Ban Hollywood's least inspiring line


the gripe


If there's one phrase Hollywood should ban, it's this one: "Inspired by a true story."

Take the Lead, which opens in theaters today, was, we are informed at its opening, inspired by true events. The movie centers on a man named Pierre Dulaine, played by Antonio Banderas, who starts an after-school program at a New York high school that teaches the worst students, those who chronically end up in detention, to ballroom dance. By doing so, he teaches them not only how to move, but also how to work together, respect themselves and their peers and -- potentially -- pull themselves out of the social abyss toward which they're plummeting.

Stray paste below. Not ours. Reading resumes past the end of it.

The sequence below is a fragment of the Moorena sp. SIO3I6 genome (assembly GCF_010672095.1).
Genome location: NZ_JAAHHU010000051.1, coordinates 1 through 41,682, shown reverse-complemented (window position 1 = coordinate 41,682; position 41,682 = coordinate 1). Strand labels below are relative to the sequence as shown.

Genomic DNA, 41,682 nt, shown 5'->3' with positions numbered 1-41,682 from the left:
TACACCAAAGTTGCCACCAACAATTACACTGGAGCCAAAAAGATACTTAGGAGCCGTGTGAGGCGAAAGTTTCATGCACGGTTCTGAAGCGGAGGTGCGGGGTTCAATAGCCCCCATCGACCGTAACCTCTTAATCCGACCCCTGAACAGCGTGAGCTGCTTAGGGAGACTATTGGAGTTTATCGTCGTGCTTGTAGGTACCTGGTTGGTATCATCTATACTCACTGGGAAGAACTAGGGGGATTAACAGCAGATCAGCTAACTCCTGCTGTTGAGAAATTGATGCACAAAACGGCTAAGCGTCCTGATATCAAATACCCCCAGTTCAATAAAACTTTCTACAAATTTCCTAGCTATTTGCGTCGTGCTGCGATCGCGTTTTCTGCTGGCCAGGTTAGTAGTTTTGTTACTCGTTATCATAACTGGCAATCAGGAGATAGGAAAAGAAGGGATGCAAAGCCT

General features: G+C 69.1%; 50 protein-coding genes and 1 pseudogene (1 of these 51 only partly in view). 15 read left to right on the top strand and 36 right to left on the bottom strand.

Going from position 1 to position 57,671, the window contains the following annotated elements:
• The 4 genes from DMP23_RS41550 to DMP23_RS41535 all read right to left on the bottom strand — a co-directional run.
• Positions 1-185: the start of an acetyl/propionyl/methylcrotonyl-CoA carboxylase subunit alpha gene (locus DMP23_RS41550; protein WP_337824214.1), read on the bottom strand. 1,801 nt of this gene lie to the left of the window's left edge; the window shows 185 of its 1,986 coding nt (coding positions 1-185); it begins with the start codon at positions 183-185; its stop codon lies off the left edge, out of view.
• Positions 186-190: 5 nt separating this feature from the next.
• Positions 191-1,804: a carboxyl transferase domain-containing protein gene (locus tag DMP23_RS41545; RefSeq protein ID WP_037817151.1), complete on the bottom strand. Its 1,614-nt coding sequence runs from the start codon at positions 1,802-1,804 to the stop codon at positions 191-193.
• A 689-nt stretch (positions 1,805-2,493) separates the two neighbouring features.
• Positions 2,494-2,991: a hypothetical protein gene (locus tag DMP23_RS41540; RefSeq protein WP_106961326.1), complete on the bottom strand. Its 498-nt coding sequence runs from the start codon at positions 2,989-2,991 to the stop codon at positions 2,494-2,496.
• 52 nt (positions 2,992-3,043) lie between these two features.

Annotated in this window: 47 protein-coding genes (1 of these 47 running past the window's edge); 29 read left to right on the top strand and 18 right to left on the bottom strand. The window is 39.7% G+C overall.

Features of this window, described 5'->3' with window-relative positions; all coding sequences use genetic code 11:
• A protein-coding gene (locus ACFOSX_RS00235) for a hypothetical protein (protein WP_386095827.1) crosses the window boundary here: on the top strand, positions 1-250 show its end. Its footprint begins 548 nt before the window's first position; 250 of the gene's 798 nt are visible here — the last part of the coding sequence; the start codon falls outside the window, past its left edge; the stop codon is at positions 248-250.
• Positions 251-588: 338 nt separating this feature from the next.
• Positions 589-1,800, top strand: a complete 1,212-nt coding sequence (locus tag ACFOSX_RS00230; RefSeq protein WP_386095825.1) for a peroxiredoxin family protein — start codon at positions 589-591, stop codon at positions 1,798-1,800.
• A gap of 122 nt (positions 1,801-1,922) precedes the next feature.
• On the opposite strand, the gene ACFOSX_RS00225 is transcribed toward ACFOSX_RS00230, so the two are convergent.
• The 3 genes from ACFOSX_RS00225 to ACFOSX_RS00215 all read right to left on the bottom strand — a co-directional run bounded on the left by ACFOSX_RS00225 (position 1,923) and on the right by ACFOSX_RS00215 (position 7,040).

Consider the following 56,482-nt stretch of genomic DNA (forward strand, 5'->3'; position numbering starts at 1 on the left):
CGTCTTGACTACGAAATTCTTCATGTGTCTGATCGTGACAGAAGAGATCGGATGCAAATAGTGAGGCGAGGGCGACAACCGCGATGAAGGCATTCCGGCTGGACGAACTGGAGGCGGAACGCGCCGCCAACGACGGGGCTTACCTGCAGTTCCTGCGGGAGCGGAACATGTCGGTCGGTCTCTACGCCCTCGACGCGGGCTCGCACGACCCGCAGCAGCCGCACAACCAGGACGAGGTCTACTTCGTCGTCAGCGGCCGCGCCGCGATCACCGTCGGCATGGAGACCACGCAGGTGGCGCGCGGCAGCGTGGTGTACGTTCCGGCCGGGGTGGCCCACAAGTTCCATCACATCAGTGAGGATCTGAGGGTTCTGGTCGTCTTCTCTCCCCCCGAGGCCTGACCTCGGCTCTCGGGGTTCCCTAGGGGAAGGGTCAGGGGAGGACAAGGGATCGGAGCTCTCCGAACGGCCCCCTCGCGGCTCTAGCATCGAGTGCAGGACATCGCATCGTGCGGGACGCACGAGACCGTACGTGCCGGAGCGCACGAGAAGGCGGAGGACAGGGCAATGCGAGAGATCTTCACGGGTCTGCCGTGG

Yes, there was a Pierre Dulaine, and he started a program called Dancing Classrooms. But he started it in an elementary school, and here's betting nothing there was as simple or cliched as what ends up onscreen in this movie.

There's nothing wrong with basing a movie on fact, restructuring and re-imagining elements for dramatic purposes; Shakespeare was doing that in his plays centuries ago. Certainly no film should be judged solely on how well it corresponds to reality. But by proclaiming that a feature film is "Inspired by a true story," its makers are suggesting they've told the story the way it really happened. That's the job of documentarians. And, curiously enough, the real story of Pierre Dulaine was told last year by director Marilyn Agrelo in Mad Hot Ballroom.

Chris Kaltenbach

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